Before entering Parliament I founded and ran the market research company YouGov. The experience of taking my own company into overseas markets and acquiring businesses in Europe, the US and the Middle East has led to a deep appreciation of the challenges faced by British firms looking to export or set up abroad. As Chair, one of my top priorities would be to hold the Government to account for their performance in delivering for these firms, in Europe and across the world.

Over the next two years our relationship with the EU will be the primary focus of UK foreign policy. The Committee will play a key role in scrutinising the Government’s renegotiation strategy, and I am keen to bring my own knowledge of the single market to bear on this question.

I also have a longstanding interest in humanitarian issues and sit on the advisory board of the International Rescue Committee. As Chair I would ensure that the Government’s record on promoting human rights around the world formed as much a part of the Committee’s work as the European question, or the FCO’s renewed focus on trade.

Equally, I would ensure that the Committee remained focused on other regions of strategic importance to Britain. I am the first British MP of Kurdish origin and I retain close ties to my country of birth, including co-chairing the APPG on the Kurdistan Region of Iraq and the APPG on Iraq. I was in Baghdad after Saddam fell and I’ve visited the Kurdish front line of the war against ISIL several times. This has given me a strong insight into a region which will continue to dominate the FCO’s workload in this Parliament.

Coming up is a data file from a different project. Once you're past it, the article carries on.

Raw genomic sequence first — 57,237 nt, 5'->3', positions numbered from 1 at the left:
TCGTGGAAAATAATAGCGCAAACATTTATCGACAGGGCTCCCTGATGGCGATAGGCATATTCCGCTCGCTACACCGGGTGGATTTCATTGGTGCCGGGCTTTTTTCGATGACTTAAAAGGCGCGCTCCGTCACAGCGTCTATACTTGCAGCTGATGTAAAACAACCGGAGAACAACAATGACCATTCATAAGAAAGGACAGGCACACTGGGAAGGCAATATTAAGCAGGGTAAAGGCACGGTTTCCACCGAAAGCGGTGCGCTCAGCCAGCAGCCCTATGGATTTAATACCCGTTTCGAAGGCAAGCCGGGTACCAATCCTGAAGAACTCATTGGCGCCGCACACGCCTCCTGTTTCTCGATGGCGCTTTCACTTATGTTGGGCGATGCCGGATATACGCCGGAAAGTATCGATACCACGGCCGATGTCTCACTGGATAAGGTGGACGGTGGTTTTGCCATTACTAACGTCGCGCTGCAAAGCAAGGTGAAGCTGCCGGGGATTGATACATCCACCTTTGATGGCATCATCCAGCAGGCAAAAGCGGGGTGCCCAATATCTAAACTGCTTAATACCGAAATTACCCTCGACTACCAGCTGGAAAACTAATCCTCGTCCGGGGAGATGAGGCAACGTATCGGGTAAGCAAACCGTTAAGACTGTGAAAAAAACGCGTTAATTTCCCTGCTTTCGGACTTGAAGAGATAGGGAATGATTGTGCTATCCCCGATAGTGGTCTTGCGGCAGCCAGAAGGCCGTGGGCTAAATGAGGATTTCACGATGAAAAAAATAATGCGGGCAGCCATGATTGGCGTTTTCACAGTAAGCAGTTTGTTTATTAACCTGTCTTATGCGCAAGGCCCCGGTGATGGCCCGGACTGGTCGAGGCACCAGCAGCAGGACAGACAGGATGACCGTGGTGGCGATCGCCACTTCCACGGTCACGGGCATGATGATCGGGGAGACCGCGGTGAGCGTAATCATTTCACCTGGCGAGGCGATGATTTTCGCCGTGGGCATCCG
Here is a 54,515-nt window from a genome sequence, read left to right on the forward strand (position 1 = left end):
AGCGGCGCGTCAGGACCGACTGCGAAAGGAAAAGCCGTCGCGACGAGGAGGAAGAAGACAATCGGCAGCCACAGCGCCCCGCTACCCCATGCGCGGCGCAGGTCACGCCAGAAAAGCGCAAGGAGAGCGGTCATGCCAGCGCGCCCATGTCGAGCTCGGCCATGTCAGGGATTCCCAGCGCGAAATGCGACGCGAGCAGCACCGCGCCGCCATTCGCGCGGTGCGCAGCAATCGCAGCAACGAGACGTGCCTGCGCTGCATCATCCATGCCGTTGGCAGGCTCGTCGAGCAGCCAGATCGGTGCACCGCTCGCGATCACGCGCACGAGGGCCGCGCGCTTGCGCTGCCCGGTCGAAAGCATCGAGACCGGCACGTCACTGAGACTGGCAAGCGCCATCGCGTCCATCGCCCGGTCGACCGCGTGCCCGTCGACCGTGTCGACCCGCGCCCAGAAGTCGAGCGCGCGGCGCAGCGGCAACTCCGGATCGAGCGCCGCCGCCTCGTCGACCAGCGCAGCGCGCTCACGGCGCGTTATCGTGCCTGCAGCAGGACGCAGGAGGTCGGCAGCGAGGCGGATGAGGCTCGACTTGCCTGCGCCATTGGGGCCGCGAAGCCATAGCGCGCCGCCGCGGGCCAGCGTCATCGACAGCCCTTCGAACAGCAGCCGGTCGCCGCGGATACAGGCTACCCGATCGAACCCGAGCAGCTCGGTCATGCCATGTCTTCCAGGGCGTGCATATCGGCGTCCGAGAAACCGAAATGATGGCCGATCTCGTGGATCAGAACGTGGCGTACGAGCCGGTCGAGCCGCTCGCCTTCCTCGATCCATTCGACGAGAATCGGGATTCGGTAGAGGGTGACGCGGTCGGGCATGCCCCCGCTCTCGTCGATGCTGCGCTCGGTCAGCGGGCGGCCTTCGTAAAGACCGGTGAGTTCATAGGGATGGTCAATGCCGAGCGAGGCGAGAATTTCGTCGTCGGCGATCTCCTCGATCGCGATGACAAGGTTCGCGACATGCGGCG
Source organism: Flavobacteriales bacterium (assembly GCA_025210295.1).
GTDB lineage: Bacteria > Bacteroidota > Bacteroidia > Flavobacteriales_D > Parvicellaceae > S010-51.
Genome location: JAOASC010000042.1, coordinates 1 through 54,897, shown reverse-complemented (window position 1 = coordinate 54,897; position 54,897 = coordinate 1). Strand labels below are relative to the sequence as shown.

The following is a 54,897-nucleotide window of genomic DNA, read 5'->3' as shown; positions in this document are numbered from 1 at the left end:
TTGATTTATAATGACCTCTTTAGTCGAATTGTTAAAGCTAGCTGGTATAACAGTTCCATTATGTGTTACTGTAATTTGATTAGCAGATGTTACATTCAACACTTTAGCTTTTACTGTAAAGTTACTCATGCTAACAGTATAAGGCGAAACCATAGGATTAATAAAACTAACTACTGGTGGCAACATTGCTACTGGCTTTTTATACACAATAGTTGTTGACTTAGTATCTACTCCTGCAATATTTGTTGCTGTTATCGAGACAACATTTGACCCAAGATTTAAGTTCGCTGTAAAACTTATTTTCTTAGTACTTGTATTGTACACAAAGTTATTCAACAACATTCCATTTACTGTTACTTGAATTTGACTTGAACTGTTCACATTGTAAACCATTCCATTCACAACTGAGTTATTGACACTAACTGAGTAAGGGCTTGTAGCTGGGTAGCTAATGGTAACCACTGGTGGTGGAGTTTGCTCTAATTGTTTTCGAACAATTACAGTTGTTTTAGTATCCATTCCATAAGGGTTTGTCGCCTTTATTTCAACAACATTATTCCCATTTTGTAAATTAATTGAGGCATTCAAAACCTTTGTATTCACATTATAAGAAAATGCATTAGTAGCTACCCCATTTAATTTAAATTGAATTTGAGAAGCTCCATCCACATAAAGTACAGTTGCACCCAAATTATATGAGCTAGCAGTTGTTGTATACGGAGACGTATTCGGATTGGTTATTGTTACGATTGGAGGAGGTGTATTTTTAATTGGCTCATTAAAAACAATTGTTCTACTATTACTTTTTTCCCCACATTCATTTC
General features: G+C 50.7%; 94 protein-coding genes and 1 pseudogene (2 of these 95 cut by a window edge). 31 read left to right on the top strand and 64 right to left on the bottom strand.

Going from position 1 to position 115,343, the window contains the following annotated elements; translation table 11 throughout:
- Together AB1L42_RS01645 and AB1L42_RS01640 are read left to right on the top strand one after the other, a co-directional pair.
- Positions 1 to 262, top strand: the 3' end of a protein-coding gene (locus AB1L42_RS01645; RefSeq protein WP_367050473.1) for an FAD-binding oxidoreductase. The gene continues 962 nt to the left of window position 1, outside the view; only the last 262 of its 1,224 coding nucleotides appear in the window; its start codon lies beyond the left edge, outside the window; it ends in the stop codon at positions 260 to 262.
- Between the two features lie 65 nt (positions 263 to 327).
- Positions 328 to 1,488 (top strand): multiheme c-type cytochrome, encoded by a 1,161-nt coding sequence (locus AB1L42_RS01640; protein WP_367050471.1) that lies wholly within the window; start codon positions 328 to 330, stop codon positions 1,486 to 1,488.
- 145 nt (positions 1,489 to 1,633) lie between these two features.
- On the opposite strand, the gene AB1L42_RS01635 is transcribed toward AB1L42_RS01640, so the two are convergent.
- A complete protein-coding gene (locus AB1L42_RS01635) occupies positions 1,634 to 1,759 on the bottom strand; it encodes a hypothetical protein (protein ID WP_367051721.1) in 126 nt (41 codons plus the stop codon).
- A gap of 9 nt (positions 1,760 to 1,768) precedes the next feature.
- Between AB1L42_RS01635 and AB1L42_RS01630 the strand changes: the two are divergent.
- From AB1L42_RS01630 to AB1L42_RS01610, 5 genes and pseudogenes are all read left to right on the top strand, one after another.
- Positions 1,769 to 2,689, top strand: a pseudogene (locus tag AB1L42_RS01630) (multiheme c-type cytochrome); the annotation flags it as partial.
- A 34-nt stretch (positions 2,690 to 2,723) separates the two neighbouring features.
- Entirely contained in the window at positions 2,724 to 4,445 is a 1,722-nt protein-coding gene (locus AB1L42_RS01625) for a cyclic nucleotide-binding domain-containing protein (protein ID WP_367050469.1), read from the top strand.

I’m used to working with colleagues on all sides of the House, whether as a Committee member, or on specific issues like contaminated blood or student visas. The latter is a good example of an instance where I’ve opposed the Government position because I didn’t think it was in the UK’s best interests.

I’m independent-minded, and as a member of the Foreign Affairs Committee I’ve challenged the Government on issues ranging from UK relations with Hong Kong, to the FCO’s budget, to the resourcing of our diplomatic presence in Iraq. In business and politics I’ve always believed in allowing the evidence to guide my views, and I would take the same approach as Committee Chair.

I believe I have the skills, the experience and breadth of knowledge to provide independent and effective scrutiny of the Government’s foreign policy.